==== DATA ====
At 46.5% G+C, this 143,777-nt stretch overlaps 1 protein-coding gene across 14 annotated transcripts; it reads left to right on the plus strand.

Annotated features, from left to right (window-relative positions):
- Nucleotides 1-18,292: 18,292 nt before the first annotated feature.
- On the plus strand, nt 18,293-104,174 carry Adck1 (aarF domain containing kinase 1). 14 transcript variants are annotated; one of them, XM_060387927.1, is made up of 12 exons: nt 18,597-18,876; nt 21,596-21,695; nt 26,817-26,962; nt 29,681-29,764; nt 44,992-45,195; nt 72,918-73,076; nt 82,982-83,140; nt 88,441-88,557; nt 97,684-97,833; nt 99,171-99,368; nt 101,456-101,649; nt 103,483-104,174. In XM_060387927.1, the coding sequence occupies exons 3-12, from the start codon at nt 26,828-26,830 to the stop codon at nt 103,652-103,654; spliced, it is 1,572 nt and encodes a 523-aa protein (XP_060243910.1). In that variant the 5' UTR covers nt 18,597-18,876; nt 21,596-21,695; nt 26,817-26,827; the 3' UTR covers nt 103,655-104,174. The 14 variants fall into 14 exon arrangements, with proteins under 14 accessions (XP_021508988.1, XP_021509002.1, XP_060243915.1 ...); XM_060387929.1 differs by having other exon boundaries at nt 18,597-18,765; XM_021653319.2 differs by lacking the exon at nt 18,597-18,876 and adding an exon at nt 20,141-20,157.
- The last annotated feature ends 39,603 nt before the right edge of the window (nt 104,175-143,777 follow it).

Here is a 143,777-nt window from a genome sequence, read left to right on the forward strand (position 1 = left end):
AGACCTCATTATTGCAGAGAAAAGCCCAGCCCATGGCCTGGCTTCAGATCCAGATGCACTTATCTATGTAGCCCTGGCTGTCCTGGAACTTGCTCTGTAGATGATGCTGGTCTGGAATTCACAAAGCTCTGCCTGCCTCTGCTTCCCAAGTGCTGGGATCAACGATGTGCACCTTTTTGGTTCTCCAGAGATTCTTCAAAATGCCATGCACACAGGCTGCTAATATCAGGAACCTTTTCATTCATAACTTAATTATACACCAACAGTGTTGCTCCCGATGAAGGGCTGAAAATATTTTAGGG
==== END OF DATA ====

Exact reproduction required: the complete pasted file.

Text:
At 46.5% G+C, this 143,777-nt stretch overlaps 1 protein-coding gene across 14 annotated transcripts; it reads left to right on the plus strand.

Annotated features, from left to right (window-relative positions):
- Nucleotides 1-18,292: 18,292 nt before the first annotated feature.
- On the plus strand, nt 18,293-104,174 carry Adck1 (aarF domain containing kinase 1). 14 transcript variants are annotated; one of them, XM_060387927.1, is made up of 12 exons: nt 18,597-18,876; nt 21,596-21,695; nt 26,817-26,962; nt 29,681-29,764; nt 44,992-45,195; nt 72,918-73,076; nt 82,982-83,140; nt 88,441-88,557; nt 97,684-97,833; nt 99,171-99,368; nt 101,456-101,649; nt 103,483-104,174. In XM_060387927.1, the coding sequence occupies exons 3-12, from the start codon at nt 26,828-26,830 to the stop codon at nt 103,652-103,654; spliced, it is 1,572 nt and encodes a 523-aa protein (XP_060243910.1). In that variant the 5' UTR covers nt 18,597-18,876; nt 21,596-21,695; nt 26,817-26,827; the 3' UTR covers nt 103,655-104,174. The 14 variants fall into 14 exon arrangements, with proteins under 14 accessions (XP_021508988.1, XP_021509002.1, XP_060243915.1 ...); XM_060387929.1 differs by having other exon boundaries at nt 18,597-18,765; XM_021653319.2 differs by lacking the exon at nt 18,597-18,876 and adding an exon at nt 20,141-20,157.
- The last annotated feature ends 39,603 nt before the right edge of the window (nt 104,175-143,777 follow it).

Here is a 143,777-nt window from a genome sequence, read left to right on the forward strand (position 1 = left end):
AGACCTCATTATTGCAGAGAAAAGCCCAGCCCATGGCCTGGCTTCAGATCCAGATGCACTTATCTATGTAGCCCTGGCTGTCCTGGAACTTGCTCTGTAGATGATGCTGGTCTGGAATTCACAAAGCTCTGCCTGCCTCTGCTTCCCAAGTGCTGGGATCAACGATGTGCACCTTTTTGGTTCTCCAGAGATTCTTCAAAATGCCATGCACACAGGCTGCTAATATCAGGAACCTTTTCATTCATAACTTAATTATACACCAACAGTGTTGCTCCCGATGAAGGGCTGAAAATATTTTAGGG